Oh, and C was looking on a Chinese Gender Calendar or something, and determined that, based on the month of conception, our baby will be a girl... weird...

November 4, 2009

The religion of environmentalism

On an NPR-broadcast BBC news program yesterday I learned about a British guy who is suing his former employer for philosophical discrimination, based on the legal precedent of religious discrimination. The philosophy in question was centered around Climate Change and his relatively radical environmentalist ethics. Now, I don't know his whole ordeal, and I can't say I support his legal actions, but I was intrigued to think of environmentalist philosophy as a spiritual/religious ethic. The plaintiff said "my belief is underpinned by moral and ethical values comparable to many of the world's is crucially underpinned by ...overwhelming scientific evidence..."

One listener ("J.R." of Boston) responded to the story to criticize this guy's actions saying environmentalism was in no way similar to any of the world's faith-based "religions" which rely on faith in the unknown, whereas Climate Change has a scientific basis. [This is the best I could do to transcribe what was said:] "Religion is based on blind belief that notions established by others are purported to be the word of a higher being and that your own well-being will be enhanced by following and making offerings to those bringing you the Word. Climate Change is based on scientific evidence. How we are causing damage, how to avoid doing so, and the consequences of not making changes are not a matter of faith..." That is a terrible comparison. I can agree that religion is faith-based, but to deny a spirituality grounded by science is sad. And having to follow and make offerings to the ones bringing (i.e. interpreting) the Word? That statement really narrows it down to the blind leading the blind. [I'm not attacking religion here, but the choices of words used to describe Religion in such a myopic way.]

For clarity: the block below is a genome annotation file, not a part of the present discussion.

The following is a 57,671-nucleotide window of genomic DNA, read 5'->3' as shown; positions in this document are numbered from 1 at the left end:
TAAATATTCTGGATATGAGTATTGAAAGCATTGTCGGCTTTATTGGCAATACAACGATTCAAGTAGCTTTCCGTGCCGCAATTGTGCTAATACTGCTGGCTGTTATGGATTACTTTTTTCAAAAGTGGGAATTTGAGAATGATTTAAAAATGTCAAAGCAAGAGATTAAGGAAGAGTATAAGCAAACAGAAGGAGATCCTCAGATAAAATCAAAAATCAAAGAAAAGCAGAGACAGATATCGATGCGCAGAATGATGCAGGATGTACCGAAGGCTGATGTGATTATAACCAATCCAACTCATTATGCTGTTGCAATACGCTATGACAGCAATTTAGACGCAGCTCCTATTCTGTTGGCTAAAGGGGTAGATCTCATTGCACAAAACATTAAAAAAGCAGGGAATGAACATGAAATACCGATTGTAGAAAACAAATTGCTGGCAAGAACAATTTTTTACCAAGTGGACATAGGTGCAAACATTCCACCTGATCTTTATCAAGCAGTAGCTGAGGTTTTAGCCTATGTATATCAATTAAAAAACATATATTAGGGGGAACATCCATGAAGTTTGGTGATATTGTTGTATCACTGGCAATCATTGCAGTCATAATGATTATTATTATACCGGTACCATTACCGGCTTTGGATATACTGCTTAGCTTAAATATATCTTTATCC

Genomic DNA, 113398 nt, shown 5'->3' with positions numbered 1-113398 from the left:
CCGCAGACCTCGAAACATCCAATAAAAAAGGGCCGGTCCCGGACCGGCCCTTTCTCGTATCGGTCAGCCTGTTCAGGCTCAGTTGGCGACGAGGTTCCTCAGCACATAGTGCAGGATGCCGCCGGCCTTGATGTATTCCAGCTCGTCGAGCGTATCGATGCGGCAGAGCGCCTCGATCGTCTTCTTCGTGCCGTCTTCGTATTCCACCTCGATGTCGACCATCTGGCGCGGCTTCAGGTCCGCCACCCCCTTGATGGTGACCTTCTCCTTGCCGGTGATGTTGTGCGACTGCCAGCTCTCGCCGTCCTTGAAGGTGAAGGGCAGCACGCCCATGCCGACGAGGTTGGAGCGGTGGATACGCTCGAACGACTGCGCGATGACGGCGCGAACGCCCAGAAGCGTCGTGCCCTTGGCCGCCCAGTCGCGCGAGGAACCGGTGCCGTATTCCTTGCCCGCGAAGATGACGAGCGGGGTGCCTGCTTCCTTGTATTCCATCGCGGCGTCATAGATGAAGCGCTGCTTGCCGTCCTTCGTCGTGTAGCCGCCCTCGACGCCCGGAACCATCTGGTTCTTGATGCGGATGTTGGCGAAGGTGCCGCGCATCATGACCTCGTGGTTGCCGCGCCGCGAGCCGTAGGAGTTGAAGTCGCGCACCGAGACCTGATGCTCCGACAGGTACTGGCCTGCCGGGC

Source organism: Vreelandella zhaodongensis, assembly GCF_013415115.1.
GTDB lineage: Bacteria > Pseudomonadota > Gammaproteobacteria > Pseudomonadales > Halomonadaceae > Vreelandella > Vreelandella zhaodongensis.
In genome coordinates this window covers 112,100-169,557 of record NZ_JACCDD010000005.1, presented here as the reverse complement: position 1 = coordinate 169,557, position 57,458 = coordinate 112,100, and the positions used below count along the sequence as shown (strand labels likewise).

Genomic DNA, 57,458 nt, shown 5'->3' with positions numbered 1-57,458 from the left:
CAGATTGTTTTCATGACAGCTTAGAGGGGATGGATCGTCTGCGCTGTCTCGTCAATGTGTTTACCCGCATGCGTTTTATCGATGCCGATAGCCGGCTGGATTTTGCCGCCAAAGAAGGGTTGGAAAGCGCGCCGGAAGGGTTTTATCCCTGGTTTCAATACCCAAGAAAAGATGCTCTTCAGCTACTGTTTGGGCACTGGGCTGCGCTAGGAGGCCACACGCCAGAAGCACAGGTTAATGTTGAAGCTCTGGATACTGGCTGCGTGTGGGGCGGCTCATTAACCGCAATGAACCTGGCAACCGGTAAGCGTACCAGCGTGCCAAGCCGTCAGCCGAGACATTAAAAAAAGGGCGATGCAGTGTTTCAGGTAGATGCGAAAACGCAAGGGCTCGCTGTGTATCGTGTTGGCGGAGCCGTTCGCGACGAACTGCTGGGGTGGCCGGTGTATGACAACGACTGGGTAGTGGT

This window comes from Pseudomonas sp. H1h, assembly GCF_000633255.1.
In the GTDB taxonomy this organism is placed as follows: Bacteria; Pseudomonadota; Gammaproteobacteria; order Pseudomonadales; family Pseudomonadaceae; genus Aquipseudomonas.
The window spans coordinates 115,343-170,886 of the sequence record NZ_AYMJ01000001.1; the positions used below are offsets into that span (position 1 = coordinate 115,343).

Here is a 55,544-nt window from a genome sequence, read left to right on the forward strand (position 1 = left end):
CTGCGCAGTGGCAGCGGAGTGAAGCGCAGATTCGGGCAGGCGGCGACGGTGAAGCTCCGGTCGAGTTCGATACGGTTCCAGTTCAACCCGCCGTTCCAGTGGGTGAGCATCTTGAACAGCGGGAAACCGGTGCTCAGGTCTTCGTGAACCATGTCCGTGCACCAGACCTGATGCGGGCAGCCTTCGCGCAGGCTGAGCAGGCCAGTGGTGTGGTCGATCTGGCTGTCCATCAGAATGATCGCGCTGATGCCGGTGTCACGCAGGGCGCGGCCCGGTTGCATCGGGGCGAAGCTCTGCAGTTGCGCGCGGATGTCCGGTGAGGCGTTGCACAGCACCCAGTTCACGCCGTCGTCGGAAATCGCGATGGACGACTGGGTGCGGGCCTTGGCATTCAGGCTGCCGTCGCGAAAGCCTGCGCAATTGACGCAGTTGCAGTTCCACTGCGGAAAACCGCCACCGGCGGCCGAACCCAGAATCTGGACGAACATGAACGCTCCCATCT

My thoughts? How cool it is that the ethics of environmentalism have a proof-driven, scientific basis! And it could be argued that there is plenty of unscientific faith and sublime wonderment in nature and environmentalism. For example, compassion toward animals is purely an ethical thing. A stance against pollution is comparable to a stance against murder or, more generally, a stance against Evil.  I love the thought of environmentalism as a spiritual, religious movement. It makes perfect sense. Everything one does to benefit the environment is a religious act; going on a hike (or a bike ride) is a pilgrimage...

A BBC article on the story can be found here

The radio "programme" that includes the quotes above can be heard
here (at ~14 minutes)